So the Alipay case and Xinhua’s response to it should be construed as a warning. Companies depending on a VIE for an investment in China or for a local business operation need to start thinking about those two magic words: “exit strategy.”

The Advertising Sales Problem

Hutong West
Laying low
1824 hrs.

I have spent a lot of time at Internet industry conferences in Asia over the past year, meeting, speaking with, or hearing from companies seeking to start or grow internet or mobile businesses in China. One thing that amazes me about the current flock of China online hopefuls is how many of them plan to rely on advertising to pay the bills.

To their credit, most of them understood from their experience elsewhere that this was going to be a difficult task, and they were ready for the challenge. What most did not know is that there are a couple of reasons why running an ad-supported online business is going to be tougher in China than elsewhere.

Moneyball Advertising

First, it is common knowledge in the ad industry that many (if not most) of the advertising dollars spent in China are allocated based on habit, fear, ignorance, longstanding relationships, or corrupt practices like kickbacks and under-the-table payments. Even if you can prove that what you offer is the most efficient way to spend ad dollars since the Romans invented graffiti, do not expect a warm welcome. Most Chinese marketing managers are more concerned about creatively enhancing their personal income or avoiding potentially job-threatening risks than about demonstrating how much bang they’re getting for the buck.

Second, making an effective pitch to advertisers in China depends on doing three things really well:

– Identifying the precious few intelligent and creative marketing managers who care about efficiency and effectiveness above all else;
– Framing the sale in terms of what the advertiser needs, not what you want to sell; and
– Finding advertising sales managers who can do both of the above.

The last is the toughest one of all, and is the bottleneck restraining the faster development of online business in China.

The Ad Sales Manager Crisis

I have worked with online firms in China for over a decade, from foreign brands to local start-ups, and the one speed bump each of those companies hits is the problem of finding a good sales manager. Initially, the CEO serves as the chief salesperson, and most large advertisers and agencies won’t negotiate with anyone else. The boss winds up going on all but the coldest of sales calls.

Unfortunately, the CEO of a startup or high-growth Internet company has a lot of other things demanding his or her attention, like actually running the business. Given the importance of revenue, however, either those other things start to slip, or the CEO starts working 18 hour days for months on end. Not even the most enthusiastic CEO can last long with that kind of schedule.

The solution is to hire sales managers who are intelligent, experienced, and trustworthy enough for the company to grant them considerable latitude in framing the creative (and legal/ethical) deals, and who close business or do everything but the final handshake.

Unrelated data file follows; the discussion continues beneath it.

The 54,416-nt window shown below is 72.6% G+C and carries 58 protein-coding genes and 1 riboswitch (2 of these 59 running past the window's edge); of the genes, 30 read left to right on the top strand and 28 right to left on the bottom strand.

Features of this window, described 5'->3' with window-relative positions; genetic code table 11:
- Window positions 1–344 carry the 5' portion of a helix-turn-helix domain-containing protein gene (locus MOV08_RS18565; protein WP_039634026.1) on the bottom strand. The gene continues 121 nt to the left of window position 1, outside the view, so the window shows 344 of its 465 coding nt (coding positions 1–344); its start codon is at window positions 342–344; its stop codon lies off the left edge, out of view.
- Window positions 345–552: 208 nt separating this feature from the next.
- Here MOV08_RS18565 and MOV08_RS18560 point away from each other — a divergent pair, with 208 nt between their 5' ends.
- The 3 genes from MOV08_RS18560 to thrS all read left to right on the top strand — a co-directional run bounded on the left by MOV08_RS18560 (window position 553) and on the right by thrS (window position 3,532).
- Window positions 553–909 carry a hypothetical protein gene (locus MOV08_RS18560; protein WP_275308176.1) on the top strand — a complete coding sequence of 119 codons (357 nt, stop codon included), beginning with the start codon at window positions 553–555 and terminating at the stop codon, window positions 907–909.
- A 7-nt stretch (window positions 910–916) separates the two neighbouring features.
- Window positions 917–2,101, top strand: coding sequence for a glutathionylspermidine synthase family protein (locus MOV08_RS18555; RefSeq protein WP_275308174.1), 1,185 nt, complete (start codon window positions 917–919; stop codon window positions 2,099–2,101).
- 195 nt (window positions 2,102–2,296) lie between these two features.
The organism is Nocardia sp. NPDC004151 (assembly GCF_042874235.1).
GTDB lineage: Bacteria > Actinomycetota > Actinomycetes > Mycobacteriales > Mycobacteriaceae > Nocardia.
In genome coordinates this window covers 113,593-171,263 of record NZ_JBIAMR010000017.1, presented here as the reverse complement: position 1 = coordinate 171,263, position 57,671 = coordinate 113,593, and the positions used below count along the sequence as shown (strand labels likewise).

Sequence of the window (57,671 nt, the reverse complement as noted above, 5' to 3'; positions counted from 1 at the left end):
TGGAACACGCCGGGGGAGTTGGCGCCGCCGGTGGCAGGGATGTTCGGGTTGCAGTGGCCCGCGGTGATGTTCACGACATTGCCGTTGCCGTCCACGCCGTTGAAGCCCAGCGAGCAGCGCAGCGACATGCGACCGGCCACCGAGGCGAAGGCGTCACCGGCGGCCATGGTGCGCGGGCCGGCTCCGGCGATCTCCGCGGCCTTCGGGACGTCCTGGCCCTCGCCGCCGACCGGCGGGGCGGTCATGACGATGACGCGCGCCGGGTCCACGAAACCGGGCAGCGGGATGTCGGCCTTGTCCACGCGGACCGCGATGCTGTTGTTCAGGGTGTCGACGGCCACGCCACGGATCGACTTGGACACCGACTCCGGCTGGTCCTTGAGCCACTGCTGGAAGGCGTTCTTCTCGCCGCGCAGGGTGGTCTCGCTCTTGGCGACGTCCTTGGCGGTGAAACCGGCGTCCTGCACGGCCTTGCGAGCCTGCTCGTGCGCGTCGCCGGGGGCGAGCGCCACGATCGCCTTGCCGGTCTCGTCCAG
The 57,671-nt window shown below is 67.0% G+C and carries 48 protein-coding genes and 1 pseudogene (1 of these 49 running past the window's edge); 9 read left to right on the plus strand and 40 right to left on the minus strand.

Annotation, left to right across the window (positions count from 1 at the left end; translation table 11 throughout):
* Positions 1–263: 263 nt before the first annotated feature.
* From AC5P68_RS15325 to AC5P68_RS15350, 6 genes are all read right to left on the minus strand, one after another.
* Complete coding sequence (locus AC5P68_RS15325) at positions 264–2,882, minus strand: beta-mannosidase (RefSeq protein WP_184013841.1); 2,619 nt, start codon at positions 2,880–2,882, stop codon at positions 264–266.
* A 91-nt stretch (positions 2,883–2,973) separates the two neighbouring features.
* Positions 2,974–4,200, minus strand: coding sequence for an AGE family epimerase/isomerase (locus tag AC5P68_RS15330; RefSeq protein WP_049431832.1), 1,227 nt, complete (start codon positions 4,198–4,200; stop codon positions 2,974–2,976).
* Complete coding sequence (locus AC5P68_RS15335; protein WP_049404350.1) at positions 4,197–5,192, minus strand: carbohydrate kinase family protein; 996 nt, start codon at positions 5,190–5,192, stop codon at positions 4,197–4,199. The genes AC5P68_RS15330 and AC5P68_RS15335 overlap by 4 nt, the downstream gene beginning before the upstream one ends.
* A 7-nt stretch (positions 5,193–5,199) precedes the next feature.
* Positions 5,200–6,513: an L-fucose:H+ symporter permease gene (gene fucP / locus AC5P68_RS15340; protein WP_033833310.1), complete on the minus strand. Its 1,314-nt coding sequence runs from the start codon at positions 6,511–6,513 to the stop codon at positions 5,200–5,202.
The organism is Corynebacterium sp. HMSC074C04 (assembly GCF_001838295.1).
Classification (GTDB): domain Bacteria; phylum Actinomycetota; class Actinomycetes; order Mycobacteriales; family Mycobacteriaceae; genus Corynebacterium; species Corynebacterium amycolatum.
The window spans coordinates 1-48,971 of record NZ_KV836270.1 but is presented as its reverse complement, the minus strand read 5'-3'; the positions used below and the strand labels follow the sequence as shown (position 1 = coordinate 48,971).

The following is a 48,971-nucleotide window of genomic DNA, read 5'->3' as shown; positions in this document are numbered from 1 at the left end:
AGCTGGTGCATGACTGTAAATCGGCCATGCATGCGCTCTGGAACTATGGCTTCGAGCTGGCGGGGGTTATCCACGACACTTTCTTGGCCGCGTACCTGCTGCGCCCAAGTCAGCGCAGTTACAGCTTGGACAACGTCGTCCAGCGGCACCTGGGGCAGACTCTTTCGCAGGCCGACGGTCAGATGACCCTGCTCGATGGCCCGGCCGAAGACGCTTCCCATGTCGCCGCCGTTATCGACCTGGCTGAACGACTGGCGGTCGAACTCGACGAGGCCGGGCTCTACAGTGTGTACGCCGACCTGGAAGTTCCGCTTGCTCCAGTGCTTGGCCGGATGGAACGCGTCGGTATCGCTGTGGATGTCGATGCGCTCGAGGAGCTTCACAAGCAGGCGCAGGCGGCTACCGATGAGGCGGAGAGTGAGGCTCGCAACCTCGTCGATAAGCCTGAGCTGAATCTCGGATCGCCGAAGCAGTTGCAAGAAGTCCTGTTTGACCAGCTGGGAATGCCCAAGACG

Unfortunately, good ad sales managers are rare and hard to find, and those willing to shift to the uncertainty of an internet startup are even rarer. What this means is that the internet business faces a bottleneck that is likely to last for years, and that the good ones will become the subject of virtual bidding wars, jumping to new jobs for higher pay and titles until they are out of reach to all but a fill well-funded startups.

Fishing in a Bigger Barrel

Until the current crop of young ad salespeople has had a chance to mature, and unless some higher power starts air-dropping highly qualified ad sales managers over Beijing and Shanghai, companies are going to have to start addressing the problem more proactively, and more creatively.

Pulling experienced sales people from other industries might help, although like many industries the ad sales game demands some specific skills, knowledge, and familiarity with the sector that would require some intensive mentoring and a 9-12 month apprenticeship. That may be a better approach, however, than trying to turn a 25 year-old ad salesperson with 3 years of experience into a sales manager.

There is another pool of talent that is worth considering: mid-level Chinese advertising agency executives.

Here is a group of people who are used to thinking creatively, at least compared to most of their peers. They are not only accustomed to selling to advertisers, they are used to crafting campaigns for clients based on the specific needs of that individual rather than a lump of inventory that needs to be sold. Another plus is that they understand how advertising agencies think and operate, giving the organization insight to how to frame, time, and pitch campaigns to media and creative agencies.

There are plenty of these folks as well, and their availability is not necessarily a reflection on their abilities. Large agencies have become adept at hiring young people and putting them to work, but many are having trouble keeping people happy after about 7-10 years in the game. By this point in their careers, most advertising executives have been promoted to Account Executive, pushed up by a combination of title  inflation and two decades of double-digit growth in the advertising industry. Once they reach this stage, however, they plateau, constrained by the rapidly shrinking number of positions above them, and held back by their own fairly narrow scope of experience from taking enterprise leadership positions. At about this point, the really good ones are looking for other options, and it is time to snap them up.